Many couples are moving in together sooner than anticipated in order to afford apartments, build stronger rental applications or live in their ideal neighborhoods. With pandemic restrictions easing and people coming back to cities, the rental market hasn’t kept up with the demand. In May, the median rent in Manhattan reached a record-breaking level of $4,000, the brokerage Douglas Elliman reported. Nationwide, asking rents were up 15 percent in May from a year earlier, according to the real estate brokerage Redfin.
“We’ve had clients who have been dating under six months move in together to share the burden of high rent prices in desirable neighborhoods,” said Tony Mattar, an agent and the founder of the Compass brokerage’s Chicago Crib team.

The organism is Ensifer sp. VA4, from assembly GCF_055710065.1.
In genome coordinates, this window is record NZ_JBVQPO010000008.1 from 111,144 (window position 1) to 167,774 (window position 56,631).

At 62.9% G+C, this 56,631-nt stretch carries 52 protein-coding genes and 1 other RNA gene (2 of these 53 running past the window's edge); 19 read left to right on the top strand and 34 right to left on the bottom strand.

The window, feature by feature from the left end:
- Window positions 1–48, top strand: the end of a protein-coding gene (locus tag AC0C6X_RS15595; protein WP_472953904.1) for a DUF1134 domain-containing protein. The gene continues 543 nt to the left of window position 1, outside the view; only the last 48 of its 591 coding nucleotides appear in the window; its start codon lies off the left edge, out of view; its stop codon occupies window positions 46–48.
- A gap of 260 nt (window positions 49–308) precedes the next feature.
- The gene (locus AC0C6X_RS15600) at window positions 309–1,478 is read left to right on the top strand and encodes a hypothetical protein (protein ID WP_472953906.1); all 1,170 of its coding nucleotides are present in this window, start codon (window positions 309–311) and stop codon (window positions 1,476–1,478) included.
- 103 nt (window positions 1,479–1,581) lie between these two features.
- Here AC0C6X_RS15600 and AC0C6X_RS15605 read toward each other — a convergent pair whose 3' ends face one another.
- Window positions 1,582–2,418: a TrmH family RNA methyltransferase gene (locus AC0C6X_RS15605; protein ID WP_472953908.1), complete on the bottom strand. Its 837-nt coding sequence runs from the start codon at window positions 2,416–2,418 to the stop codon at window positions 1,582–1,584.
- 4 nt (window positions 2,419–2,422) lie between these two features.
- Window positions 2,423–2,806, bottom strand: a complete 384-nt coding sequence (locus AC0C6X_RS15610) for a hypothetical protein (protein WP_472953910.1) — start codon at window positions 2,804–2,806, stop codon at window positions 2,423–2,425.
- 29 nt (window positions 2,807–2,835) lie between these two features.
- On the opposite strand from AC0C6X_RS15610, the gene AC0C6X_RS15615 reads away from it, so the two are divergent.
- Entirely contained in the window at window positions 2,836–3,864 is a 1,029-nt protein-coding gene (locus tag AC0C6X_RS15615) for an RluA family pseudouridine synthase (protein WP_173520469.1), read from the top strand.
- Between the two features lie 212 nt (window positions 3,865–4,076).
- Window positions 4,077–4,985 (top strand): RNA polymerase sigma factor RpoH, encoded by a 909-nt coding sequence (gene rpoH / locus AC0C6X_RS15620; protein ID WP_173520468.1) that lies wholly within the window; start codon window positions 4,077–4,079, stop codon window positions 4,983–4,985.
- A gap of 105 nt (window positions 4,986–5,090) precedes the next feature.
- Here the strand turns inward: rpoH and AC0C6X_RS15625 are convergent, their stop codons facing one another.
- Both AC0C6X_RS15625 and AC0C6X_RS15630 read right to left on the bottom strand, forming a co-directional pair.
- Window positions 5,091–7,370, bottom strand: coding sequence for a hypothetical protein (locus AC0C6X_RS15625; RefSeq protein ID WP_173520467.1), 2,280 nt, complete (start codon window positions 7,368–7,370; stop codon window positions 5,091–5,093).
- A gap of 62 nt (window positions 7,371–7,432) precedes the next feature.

Keyan Sanai, an agent at Douglas Elliman in New York, said that he’s seen more couples move in together now than ever before. “$2,500 in the West Village doesn’t even get you a decent studio. But you can get a great two-bedroom between $5,000 and $5,500, so for around $2,600 a person, you get a nice spacious apartment with your partner,” Mr. Sanai said. “It just makes more sense, and couples are seeing that.”
Many couples are now excited to take the next step in their relationships, but there are also newfound fears and worries that come with being financially and locationally tied to a significant other earlier than expected.
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